Compared to Day 3, this was a day of quite low expectations. Our plan was to go to the Mesas around NE New Mexico, SE Colorado and OK panhandle to possibly watch some nice structured LP supercells. In the morning, the parameters actually changed for the better. We had even better shear than yesterday and the CAPE was a 2.500. SPC had put a 2% risk over our area – so we had a bit of hope for something significant.
The storms was to come in from New Mexico so we went far into the OK panhandle and a bit into New Mexico to watch. We could see some promising storms coming in and stood by a country road, all by ourselves, watching in a beautiful and incredibly flat landscape.
The storms were really high based and was never really impressive as long as they were in New Mexico (which was to be expected, the good air was in Oklahoma) but the one cell we started chasing became a lot better looking as it got in to Oklahoma. We even saw a great looking cone shaped wall cloud with what seemed to be a funnel coming out.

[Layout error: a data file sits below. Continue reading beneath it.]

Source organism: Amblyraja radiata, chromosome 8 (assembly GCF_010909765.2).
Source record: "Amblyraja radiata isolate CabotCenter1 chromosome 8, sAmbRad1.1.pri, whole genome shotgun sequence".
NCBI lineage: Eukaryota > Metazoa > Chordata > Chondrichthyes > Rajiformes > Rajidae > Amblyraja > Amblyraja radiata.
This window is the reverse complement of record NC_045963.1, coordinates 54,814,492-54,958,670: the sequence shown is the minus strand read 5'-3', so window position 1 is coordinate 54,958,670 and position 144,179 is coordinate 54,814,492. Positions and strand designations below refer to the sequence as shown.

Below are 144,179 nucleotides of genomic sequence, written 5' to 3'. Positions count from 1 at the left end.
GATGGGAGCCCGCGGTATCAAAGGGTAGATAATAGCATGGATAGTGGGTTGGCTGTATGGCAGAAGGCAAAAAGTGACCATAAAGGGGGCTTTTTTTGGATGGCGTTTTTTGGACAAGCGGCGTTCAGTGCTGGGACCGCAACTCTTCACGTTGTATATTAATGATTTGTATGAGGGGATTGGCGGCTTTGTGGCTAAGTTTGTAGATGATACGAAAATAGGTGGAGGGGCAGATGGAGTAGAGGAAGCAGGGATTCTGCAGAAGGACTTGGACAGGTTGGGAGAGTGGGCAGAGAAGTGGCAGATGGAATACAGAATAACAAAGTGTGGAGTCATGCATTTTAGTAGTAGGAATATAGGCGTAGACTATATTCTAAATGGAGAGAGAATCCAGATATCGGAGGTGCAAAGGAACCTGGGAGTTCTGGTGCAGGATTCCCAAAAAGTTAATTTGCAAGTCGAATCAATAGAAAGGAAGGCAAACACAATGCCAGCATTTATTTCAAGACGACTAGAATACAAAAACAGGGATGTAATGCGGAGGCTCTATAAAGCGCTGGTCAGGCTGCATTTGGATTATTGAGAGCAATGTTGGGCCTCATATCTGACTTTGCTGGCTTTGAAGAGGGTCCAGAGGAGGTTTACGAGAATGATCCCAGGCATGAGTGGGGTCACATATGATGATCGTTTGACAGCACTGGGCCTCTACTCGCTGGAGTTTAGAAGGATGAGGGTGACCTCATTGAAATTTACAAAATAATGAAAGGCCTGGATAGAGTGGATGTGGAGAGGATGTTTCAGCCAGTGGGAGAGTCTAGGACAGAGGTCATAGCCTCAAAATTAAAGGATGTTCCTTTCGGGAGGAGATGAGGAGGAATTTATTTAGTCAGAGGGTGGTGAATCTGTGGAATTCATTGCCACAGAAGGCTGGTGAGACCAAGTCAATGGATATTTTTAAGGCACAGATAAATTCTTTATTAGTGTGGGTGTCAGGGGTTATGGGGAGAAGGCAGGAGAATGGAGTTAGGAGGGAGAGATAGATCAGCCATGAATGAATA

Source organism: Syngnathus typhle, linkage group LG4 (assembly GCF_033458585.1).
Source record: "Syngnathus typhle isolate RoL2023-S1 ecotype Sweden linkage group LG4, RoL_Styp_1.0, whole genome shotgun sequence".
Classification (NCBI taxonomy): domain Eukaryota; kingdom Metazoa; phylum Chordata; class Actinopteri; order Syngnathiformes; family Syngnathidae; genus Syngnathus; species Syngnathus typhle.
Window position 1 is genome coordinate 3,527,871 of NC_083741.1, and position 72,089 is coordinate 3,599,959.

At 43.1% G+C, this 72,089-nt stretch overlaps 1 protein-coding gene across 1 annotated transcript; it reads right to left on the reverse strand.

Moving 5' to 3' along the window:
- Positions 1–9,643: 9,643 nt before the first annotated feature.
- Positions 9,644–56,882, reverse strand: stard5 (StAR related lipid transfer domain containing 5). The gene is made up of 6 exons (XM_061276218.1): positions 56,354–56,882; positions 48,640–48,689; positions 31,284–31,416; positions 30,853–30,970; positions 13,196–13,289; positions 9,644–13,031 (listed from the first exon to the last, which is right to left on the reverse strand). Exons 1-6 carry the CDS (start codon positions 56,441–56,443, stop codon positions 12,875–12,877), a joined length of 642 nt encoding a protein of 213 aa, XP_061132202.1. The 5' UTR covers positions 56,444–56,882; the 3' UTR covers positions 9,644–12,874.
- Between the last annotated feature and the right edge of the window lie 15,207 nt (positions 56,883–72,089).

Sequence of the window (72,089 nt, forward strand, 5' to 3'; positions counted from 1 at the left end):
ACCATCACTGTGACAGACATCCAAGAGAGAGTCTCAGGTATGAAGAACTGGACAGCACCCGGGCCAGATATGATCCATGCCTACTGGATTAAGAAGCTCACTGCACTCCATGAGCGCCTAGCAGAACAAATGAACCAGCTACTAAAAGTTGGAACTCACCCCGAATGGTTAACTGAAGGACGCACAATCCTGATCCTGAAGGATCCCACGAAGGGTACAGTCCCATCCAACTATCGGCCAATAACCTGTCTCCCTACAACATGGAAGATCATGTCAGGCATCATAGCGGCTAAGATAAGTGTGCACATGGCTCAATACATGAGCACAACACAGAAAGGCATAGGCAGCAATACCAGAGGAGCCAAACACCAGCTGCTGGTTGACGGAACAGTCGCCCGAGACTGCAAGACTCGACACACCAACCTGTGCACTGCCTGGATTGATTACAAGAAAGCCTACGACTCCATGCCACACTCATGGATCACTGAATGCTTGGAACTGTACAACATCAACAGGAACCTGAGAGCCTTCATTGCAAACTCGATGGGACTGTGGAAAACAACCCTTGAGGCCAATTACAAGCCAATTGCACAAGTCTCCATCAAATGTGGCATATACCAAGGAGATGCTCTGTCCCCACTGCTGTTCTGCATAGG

Unfortunately, the road network was horrible with only a few gravel roads as well as the storm speeding up so we got stuck playing catch up. As Roger said, when you start playing catch up with a storm you typically never stop doing that. This turned out to be mainly true and we chased and chased for over 2 hours before almost catching up. Once we reached Spearman, TX, we gave up and let it pass over us. It was quite impressive to let this hail monster with 3 inch hail pass to our north with some very strong wind coming at us.
We went up to the backside of the storm, at first to look for giant hail but instead stopped to look, and photograph, the impressive lightning that was going on.
It was a great supercell to chase but trying to catch up with a storm is not that great. You don’t have time to stop and take photos, go to the bathroom or anything but that’s just the way it is.